By Douglas King
Previously provided through a subscription service for registered users, Discreet's Particle Flow extension has been incorporated into the newest version of its powerful 3ds max software. (For a full review of Discreet's 3ds max 6, see the December issue.) Particle Flow invokes a flowchart-style work flow for creating complex and powerful dynamic particle systems within 3D animations.
Particle Flow enables animators to create complex particle systems, add events, and route results wherever they wish. Using a schematic approach to particle system design, animators are able to design particle systems with complete ease and control. And Particle Flow is integrated tightly into 3ds max as a core component, blending with internal forces, deflectors, materials, MAXScript, and rendering solutions.
|The Particle View window provides real-time feedback as users design particle systems.
After installation, I accessed the Particle Flow system by selecting Particle Systems from the drop-down list in the Create\Geometry rollout. I dragged the cursor within my scene to create the Particle Flow icon, just as I would any other particle system, and placed the icon exactly where I needed it.
Once a Particle Flow icon was created in my scene, I then opened the Particle View window, which is what truly separates Particle Flow from similar products. Clicking on the button in the modifier panel of Particle Flow or pressing the "6" key opens the Particle View window. The window is divided into four sections. The first section, the event display, contains the particle diagram or the flowchart of the particle system. Next, the Depot houses all the available operators used in creating and setting up the dynamics of the particle system. Running along the right-hand side of the window is the Param-eters panel, which looks exactly like the Parameters Modifier panel in the 3ds max interface. Located beneath Parameters, a small Operator Description panel offers text descriptions of the selected operators. Most are self-explanatory as to their function, but some might require a brief read in the online reference manual.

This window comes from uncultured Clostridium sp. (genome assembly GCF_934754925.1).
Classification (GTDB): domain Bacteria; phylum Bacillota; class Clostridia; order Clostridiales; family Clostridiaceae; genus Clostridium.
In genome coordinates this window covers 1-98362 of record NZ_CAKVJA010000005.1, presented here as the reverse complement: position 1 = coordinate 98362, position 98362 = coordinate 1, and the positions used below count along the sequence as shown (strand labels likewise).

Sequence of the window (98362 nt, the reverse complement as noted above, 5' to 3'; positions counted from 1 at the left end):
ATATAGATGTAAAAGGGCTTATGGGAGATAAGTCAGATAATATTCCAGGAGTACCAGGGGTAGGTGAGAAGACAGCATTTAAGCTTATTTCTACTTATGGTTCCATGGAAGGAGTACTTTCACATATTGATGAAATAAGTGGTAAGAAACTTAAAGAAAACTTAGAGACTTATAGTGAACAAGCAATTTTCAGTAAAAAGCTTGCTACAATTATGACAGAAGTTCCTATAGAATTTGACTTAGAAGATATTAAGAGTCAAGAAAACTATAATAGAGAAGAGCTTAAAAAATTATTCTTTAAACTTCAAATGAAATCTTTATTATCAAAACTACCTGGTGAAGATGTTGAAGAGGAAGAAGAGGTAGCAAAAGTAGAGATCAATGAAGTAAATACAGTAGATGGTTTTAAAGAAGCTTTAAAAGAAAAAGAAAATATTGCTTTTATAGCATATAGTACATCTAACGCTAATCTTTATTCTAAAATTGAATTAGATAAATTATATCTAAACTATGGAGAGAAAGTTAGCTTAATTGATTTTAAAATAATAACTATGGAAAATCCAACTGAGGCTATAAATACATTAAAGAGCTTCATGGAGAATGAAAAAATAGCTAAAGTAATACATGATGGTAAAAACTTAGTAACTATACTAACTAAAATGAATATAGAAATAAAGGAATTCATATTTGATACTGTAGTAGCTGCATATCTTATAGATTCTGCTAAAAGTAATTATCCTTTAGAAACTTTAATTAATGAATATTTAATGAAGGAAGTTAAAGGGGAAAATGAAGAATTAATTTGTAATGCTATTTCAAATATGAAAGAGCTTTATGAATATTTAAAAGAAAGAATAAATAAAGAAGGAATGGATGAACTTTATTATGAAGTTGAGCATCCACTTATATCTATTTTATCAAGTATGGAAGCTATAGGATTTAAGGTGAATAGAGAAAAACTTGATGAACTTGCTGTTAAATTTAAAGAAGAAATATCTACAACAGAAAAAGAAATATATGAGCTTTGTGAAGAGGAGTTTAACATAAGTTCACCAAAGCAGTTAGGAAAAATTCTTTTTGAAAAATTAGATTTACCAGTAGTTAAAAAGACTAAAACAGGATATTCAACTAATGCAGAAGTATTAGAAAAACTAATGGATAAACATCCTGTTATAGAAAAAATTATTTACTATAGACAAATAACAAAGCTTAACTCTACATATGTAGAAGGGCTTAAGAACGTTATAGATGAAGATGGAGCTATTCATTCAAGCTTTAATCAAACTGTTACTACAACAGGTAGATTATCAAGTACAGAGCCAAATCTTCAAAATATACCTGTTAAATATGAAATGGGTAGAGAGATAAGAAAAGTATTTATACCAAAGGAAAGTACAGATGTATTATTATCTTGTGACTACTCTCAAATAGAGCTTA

Creating and modifying within Particle Flow could not be easier. The Particle View window opens with a default event in place. The entry consists of a global event followed by a birth event, containing a Birth operator and several other operators to define the system's initial properties. I was able to modify and delete elements to suit my needs. I could add other operators to this first event or create new events simply by dragging and dropping the operators of choice from a preloaded library of 39 options.
Two types of events exist in the Particle Flow: global and local. Any operators placed in the global event will affect the entire particle system, whereas an operator placed in a local event will affect only a certain defined group of particles. This trait is what makes the Particle Flow system so powerful. Users now have the flexibility to set up events to use different space warps in varying amounts at different times without having to create multiple versions of the same space warp.
The program also allows for real-time modification playback. Users can play an animation and continue to modify the parameters while they watch in real time the effect the changes are making. The program's ability to cache the results of the scene help make this possible. It also allows for real-time scrubbing of the timeline in both directions. This caching can be stored in the scene file and saved.
Particle Flow can be used for any type of effect that requires particle animation. Because animators are using a schematic to design the system, it is easier to visualize and set up the modifiers to accomplish the desired effect quickly. By using the schematic approach to design, they are able to visually edit every parameter in the context of the overall effect, and they can do all this with the playback running in real time to see the changes.
Once users have an understanding of what each operator does, and how to route events, they will be flying as fast as their particles in setting up elaborate effects.
As with most things in max, Particle Flow is completely extensible through Discreet's comprehensive SDK. Users can develop their own operators and tests, and build custom modules that can be integrated into the environment. An endless range of functionality can be added to this already powerful system.
Professionals who work with particle effects will be doing themselves a disservice by not having Particle Flow.
Douglas King, a contributing editor based in Dallas, Texas, is currently developing animated projects for his company, Day III Productions.
Price: Included in Discreet 3ds max 6
Minimum System Requirements: 3ds max 5.1 or higher, 800mb hard disk space